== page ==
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Sono inducted into Hall of Fame

CALISTUS KOLANTSHO
Sono was inducted into the Hall of Fame
The late Samuel Sono has been inducted into the Botswana Sport Hall of Fame, 15 years after his death.

The Botswana Sport Hall of Fame held its sixth ceremony on Wednesday where Sono was inducted.

He was a household name in local football having played for the then Copper Chiefs, Township Rollers and the Zebras. At Township Rollers, Sono was part of the mid 1980s Rollers team that dominated the football scene winning five league titles.

Considered by many as the pioneering voice of professional football in the country, Sono formed Satmos Football Club in 1996 to take over the franchise of the struggling Copper Chiefs.

His contribution to the development of football in Phikwe was recognised and the council arena there was renamed Sam Sono Stadium.

In 1999, the deceased was awarded a Presidential Certificate of Honour. Sono passed away in 2004.

On Wednesday, Sono was inducted together with Sensei Socca Moruakgomo of karate and Tsietsi ‘Shakes’ Kebualemang of professional boxing. Moruakgomo told Mmegi Sport that he did not expect to be an inductee.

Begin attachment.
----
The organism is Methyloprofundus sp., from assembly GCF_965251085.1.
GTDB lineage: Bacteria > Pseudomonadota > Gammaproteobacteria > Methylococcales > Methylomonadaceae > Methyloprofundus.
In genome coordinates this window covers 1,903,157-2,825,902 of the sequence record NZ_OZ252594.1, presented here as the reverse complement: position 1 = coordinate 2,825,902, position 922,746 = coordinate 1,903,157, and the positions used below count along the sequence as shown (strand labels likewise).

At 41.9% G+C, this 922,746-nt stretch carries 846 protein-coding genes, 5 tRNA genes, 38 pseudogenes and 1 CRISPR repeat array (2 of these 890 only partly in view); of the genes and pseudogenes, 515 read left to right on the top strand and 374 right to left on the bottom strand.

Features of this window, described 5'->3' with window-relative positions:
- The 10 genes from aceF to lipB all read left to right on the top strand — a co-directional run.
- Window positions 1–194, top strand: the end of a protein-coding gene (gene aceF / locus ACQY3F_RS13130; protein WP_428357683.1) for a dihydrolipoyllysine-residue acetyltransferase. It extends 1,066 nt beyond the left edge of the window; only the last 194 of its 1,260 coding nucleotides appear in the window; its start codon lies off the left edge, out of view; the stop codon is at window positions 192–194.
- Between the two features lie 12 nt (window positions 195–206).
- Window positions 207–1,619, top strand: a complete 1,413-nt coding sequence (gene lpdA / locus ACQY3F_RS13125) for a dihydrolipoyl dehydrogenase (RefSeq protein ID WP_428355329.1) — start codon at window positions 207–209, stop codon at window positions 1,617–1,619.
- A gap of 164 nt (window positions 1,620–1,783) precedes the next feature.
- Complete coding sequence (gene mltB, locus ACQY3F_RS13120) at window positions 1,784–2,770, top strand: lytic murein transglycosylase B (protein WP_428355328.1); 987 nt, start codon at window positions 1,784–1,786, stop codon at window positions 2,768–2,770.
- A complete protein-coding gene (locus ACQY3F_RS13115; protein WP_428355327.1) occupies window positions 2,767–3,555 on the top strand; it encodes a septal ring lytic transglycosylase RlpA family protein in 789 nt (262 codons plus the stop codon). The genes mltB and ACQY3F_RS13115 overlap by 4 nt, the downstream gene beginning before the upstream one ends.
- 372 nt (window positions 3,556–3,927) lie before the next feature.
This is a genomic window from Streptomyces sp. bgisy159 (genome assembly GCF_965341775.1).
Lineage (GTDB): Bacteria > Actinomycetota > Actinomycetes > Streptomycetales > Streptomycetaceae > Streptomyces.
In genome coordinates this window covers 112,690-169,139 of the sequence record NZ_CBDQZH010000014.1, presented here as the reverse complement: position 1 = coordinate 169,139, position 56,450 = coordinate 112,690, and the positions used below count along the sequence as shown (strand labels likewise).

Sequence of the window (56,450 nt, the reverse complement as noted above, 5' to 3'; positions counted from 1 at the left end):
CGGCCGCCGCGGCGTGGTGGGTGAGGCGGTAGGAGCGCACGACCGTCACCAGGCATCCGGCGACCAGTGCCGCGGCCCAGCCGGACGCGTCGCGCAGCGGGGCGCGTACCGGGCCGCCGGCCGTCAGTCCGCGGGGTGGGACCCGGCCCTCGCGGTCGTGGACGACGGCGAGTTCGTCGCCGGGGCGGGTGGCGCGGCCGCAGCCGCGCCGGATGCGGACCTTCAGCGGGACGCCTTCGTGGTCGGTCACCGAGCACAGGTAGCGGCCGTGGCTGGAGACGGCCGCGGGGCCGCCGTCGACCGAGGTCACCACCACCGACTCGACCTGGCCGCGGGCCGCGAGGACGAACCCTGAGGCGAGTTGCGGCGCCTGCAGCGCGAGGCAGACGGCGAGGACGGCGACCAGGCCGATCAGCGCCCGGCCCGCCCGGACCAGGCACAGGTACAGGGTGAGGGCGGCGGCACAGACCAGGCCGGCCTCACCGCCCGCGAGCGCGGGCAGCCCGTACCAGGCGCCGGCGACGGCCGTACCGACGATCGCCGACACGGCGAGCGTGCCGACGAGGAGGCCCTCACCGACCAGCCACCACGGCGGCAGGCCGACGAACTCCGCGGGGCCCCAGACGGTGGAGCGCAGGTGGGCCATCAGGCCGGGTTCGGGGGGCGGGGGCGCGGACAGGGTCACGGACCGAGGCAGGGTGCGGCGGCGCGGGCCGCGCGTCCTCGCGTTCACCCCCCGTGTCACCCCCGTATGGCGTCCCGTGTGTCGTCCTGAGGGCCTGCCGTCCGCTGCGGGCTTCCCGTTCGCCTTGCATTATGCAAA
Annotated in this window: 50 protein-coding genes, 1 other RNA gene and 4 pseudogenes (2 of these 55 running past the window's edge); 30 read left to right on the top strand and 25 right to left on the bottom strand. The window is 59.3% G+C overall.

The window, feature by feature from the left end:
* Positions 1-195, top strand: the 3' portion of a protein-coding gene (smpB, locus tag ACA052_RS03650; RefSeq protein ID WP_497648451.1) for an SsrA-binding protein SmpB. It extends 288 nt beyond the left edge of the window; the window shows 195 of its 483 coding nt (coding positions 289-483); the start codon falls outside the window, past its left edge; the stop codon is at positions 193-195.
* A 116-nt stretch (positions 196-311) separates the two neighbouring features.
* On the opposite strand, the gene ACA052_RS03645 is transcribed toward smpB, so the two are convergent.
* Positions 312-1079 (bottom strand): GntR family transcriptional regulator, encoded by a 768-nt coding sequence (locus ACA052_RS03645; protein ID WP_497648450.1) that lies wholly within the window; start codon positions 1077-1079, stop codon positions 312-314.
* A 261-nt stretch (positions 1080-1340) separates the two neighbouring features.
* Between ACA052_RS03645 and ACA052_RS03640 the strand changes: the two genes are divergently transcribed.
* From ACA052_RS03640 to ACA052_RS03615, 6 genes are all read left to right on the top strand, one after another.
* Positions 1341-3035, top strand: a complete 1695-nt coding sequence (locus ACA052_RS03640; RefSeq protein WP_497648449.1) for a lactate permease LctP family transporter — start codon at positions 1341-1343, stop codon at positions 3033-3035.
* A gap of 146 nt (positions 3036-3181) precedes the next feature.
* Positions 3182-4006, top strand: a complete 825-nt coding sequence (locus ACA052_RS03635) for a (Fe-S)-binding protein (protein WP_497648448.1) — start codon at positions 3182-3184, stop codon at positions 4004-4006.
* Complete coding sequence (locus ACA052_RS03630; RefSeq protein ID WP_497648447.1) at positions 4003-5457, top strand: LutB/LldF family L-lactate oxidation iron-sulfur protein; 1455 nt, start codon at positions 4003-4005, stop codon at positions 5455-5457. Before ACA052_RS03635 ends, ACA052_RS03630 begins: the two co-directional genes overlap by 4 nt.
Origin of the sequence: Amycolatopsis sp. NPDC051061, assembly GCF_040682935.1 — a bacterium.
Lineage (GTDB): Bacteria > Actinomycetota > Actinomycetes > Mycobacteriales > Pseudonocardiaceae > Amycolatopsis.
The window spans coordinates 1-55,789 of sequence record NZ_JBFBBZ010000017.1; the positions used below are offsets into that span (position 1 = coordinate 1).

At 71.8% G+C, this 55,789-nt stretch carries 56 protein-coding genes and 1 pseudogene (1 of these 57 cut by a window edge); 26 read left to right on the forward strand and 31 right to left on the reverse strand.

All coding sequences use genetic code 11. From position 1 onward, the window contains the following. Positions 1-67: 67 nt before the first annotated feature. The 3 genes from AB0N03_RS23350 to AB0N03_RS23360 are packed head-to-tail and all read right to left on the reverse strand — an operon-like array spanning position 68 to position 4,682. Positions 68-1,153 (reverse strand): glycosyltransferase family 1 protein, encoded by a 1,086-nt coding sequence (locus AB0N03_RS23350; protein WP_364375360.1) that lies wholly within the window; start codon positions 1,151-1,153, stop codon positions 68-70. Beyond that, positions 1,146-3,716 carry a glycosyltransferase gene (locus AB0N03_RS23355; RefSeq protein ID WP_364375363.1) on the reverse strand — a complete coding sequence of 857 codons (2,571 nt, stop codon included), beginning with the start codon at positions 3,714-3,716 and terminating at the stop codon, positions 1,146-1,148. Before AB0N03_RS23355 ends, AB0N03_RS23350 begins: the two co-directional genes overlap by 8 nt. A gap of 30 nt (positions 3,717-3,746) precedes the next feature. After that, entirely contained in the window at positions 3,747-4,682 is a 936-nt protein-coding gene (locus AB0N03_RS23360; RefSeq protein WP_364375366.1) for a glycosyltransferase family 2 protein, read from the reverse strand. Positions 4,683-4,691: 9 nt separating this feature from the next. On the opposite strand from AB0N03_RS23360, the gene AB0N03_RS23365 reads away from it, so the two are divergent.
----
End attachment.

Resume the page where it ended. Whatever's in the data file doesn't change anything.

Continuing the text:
“I do what I do because of passion and I do not expect any award from it. Despite that I am happy to have been recognised. It is an indication that I am doing something right. We started from nothing, we kept kicking and we took karate to where it is today,” he said.

Moruakgomo said his plan is for Botswana

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Karate Association to involve them more in the running of the association. He said as a teacher, he would continue to produce more students and this weekend he is taking a team to South Africa for training.

For his part, Kebualemang said being an inductee is a huge honour after a long time in the sport.  He said finally his hard work has paid off. “I started off as a boxer in 1968 and became a coach. I then became an administrator until today as a president of the Professional Boxing Association of Botswana (PBAB). It was a rough road for us because we did not have resources like today,” he said.

Kebualemang said modern athletes and officials are able to receive allowances and that is due to the push from previous administrators.

“When I came from Germany as a coach in 1989, I managed to convince the government through the then Botswana National Sports Council (BNSC) to allow boxing to compete outside the country,” he said.

Kebualemang was the national team coach when boxing brought a medal from the 1991 All Africa Games. The Games were qualifiers for the 1992 Olympic Games.

Kebualemang was in the ringside, coaching France Mabiletsa when he won a bronze medal at the 1994 Commonwealth Games.



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